To some extent, John Carter's ABC for Book Collectors takes up the slack. Not only does it address many collector's terms that Encyclopedia of the Book doesn't, but also, you really can take it to bed with you. It's similar in format and tone to Fowler's Modern English Usage in that many articles simply make good reading. There's insight, wit, etc., and additional, related terms which come up in the text and appear elsewhere in the book are italicized, so you can hop, skip and jump around and stay right on topic. This sounds like the perfect solution, but alas, ABC isn't complete either, and many of the articles are so short as to descend into dry definition.
I do have another suggestion for a book - one I actually prefer to the other two - to slip between these two and fill the gap almost completely. However, I'm hesitant to recommend it because of what happened when I featured the third book that appeared in the above article - Lynn Vigeant's Dealer's Thesaurus: 6,000 Ways to Describe Books and Historical Paper. The problem with Vigeant's book and the one I'm about to tell you about is that both are relatively uncommon, and what has happened in the past and will likely again happen is that, as soon as a dozen or so booksellers buy up the cheaper copies online, prices reach (or will reach) obscene levels - and I wince when I see a bookseller spend $50, $100 or more on a book that simply doesn't justify the expense. Anyway, fair warning. Here's the book.
In the Introduction to A Bibliographical Companion, author Roy Stokes writes:
"This book began its life with the intention of becoming a 'Glossary of bibliographical terms.' During the more than forty years during which I have been teaching bibliography, there have been many occasions on which students have asked, 'What does ___ mean?' Many such questions fell somewhere between John Carter's ABC for Book Collectors, with its emphasis on book collecting, and Glaister's Glossary of the Book, with its concentration on book production. Between these two there was a gap, but there is also a great deal of overlap. Those terms which occur in both of those books as well as this one should be read in all three in order to achieve as wide a perspective as possible."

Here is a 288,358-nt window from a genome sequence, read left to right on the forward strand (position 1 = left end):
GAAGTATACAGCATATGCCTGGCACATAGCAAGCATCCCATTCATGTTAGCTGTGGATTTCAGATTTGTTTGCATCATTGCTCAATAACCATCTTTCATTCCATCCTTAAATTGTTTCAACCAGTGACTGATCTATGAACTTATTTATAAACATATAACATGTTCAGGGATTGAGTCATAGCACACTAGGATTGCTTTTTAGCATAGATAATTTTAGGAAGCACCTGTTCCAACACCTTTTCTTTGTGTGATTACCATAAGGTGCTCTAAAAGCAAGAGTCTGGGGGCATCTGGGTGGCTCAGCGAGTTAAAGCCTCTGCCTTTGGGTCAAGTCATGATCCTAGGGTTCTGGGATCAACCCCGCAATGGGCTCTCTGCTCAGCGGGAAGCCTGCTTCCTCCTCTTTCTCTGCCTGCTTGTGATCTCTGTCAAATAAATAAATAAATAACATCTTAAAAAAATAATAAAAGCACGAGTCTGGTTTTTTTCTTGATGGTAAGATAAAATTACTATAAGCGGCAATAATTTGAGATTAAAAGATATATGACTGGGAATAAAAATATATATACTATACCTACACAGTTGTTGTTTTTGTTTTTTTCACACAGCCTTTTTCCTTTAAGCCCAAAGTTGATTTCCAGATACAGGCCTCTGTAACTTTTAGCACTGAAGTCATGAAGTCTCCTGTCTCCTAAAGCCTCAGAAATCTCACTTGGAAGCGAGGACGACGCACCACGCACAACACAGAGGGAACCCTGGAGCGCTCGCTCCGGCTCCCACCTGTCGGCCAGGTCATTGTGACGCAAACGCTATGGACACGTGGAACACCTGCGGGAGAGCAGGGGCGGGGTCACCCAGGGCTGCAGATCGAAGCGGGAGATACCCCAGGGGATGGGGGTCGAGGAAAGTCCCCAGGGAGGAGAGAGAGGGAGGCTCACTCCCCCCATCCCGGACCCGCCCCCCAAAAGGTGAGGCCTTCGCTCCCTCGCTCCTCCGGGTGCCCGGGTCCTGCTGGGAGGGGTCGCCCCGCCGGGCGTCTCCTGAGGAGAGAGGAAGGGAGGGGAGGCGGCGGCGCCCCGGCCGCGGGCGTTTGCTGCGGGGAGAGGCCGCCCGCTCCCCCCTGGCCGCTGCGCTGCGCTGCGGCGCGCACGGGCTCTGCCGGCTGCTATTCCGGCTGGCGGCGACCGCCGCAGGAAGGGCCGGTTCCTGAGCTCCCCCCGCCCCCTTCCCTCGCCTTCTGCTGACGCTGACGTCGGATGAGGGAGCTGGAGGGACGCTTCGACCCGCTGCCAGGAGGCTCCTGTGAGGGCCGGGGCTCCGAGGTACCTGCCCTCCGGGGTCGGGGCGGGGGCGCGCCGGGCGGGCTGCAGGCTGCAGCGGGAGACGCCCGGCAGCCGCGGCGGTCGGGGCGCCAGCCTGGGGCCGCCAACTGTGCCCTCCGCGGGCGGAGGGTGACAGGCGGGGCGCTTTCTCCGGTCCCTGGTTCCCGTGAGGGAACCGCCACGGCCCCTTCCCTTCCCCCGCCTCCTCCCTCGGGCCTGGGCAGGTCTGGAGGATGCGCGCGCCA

There is indeed gap filling going on here. Example: "dog-eared." This term doesn't appear in either of the other two books, but clearly it's a commonly used bookselling term. Stokes both defines it and explains why it can be a significant flaw: "It is always a crude habit but it is of especial danger in books of those periods when the paper was poor and becomes brittle with age. In such cases the corner is liable to break off completely."
Besides gap-filling, there is another reason why I often go to Stokes' book first. Like ABC, it's reader friendly, but there's considerably more depth as well, and so often Stokes takes the trouble to explain why something is so (as he did in the previous example). This added context greatly aids in the retention of the term's meaning. Take gilding - in particular, gilt text block edges. Pretty, aren't they? But did you know that their purpose isn't solely decorative? Read this:
"The purpose was, and remains, twofold. On the one hand, it is a simple part of the decoration of the book; to make it look more attractive in general and, in particular, to blend well with the overall appearance of the binding. At a more mundane level, but extremely important, it is the most satisfactory method ever devised for keeping the dust out of a book and for providing a surface which is the easiest of all to clean. It is not uncommon to find the top edge lone gilded; it is the one most susceptible to dust and the practice cuts the cost considerably. In such cases the normal abbreviated description is 't.e.g.' [top edge gilt]."
Slap "t.e.g." into one of your book listings - or spell it out if you're feeling prolix - and a savvy collector will know that there will likely be no issues at all with text block soiling.
There's 298 pages of this stuff - not a wasted entry in it. Read it cover to cover, and you may end up doubling your income next year!
EDITOR'S NOTE: If you're still looking for a reasonably priced copy of Dealer's Thesaurus, click this link.
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